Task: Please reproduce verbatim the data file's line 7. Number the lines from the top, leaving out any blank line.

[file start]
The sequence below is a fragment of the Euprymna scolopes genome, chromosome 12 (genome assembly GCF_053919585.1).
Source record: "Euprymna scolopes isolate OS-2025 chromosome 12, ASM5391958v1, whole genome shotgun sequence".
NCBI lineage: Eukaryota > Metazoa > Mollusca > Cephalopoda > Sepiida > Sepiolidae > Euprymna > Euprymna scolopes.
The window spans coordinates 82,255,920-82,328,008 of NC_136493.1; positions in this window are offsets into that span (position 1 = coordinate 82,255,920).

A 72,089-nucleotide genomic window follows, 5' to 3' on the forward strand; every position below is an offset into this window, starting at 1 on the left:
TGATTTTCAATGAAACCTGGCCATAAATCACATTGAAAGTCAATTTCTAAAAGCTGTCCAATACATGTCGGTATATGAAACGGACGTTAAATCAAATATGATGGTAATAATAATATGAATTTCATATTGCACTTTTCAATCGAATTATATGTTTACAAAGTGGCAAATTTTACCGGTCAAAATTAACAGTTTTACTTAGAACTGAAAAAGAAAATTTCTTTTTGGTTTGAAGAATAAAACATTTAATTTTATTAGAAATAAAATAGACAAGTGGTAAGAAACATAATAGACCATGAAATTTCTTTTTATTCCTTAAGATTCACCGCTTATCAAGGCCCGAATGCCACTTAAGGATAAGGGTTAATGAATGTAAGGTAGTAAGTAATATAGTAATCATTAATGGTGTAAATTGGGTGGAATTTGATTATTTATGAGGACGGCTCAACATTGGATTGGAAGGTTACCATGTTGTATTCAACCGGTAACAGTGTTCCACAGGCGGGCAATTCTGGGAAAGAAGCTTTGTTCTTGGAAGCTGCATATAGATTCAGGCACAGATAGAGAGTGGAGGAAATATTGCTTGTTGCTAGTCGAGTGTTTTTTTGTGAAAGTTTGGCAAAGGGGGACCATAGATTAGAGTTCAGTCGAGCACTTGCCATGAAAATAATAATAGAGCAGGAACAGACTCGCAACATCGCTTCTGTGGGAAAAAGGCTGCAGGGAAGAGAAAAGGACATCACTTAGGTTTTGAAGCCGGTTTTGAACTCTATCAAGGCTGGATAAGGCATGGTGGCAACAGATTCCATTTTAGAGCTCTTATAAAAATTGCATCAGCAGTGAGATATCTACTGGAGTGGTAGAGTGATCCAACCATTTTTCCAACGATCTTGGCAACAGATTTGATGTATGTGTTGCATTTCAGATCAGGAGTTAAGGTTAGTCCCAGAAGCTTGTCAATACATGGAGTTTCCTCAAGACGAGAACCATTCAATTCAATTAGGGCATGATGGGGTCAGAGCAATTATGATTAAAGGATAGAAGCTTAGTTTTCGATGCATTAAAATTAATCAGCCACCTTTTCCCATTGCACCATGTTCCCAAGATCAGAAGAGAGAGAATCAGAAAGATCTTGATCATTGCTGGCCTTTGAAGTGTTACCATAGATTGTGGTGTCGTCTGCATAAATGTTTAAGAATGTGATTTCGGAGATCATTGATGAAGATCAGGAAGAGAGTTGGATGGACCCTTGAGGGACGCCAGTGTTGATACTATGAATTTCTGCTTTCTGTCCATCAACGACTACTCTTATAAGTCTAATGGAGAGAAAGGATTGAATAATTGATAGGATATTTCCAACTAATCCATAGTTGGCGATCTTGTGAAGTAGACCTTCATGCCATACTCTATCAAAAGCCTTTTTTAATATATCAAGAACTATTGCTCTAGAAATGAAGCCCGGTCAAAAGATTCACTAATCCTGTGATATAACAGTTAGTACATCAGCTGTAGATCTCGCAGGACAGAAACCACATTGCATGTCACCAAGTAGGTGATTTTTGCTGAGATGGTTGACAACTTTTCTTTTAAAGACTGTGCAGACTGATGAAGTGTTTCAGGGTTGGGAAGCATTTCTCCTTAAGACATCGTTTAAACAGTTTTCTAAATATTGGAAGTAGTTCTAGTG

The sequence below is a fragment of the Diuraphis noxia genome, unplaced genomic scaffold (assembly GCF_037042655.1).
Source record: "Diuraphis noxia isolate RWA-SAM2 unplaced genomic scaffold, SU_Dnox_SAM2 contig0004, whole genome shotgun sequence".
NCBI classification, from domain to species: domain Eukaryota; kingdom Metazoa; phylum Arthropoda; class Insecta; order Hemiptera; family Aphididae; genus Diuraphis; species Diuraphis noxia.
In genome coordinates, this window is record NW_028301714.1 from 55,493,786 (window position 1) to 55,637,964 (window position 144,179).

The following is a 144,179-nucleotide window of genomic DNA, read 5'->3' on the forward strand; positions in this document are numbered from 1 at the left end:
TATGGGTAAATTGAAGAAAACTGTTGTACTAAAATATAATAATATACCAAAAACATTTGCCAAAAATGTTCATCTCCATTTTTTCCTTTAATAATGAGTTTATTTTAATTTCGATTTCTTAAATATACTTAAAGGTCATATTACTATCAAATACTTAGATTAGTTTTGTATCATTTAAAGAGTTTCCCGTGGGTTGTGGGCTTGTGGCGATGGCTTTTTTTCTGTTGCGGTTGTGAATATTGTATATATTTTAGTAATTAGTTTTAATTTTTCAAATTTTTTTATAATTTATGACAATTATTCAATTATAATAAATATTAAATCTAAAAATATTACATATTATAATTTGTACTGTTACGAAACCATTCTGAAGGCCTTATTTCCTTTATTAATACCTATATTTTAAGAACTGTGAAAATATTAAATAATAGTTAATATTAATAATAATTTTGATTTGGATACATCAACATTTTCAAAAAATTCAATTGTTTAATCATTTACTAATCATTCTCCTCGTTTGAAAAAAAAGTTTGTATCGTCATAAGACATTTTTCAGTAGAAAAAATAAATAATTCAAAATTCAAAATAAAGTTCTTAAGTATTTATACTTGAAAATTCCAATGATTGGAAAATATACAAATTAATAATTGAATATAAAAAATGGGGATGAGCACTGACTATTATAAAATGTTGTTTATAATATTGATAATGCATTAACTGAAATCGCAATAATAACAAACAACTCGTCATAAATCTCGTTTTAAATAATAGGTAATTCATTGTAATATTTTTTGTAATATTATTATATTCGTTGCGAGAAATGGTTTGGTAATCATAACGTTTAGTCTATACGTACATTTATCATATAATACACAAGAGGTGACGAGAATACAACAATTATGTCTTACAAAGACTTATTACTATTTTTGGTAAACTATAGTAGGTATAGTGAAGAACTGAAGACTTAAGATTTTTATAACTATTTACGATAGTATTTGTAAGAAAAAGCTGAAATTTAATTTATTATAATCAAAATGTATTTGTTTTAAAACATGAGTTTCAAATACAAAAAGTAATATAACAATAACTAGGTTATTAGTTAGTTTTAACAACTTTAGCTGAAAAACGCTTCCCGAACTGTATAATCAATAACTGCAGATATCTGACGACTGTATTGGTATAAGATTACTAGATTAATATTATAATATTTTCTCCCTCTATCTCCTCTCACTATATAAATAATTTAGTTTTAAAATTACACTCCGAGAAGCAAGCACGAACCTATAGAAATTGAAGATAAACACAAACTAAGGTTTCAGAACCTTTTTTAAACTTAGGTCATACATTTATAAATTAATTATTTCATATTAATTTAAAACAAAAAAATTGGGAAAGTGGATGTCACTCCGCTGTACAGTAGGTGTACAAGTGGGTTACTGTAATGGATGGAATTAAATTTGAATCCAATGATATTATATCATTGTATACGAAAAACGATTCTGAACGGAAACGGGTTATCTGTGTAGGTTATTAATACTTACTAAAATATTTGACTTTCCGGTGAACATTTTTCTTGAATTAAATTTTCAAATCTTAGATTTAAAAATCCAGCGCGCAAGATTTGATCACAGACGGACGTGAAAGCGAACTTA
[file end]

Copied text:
The sequence below is a fragment of the Diuraphis noxia genome, unplaced genomic scaffold (assembly GCF_037042655.1).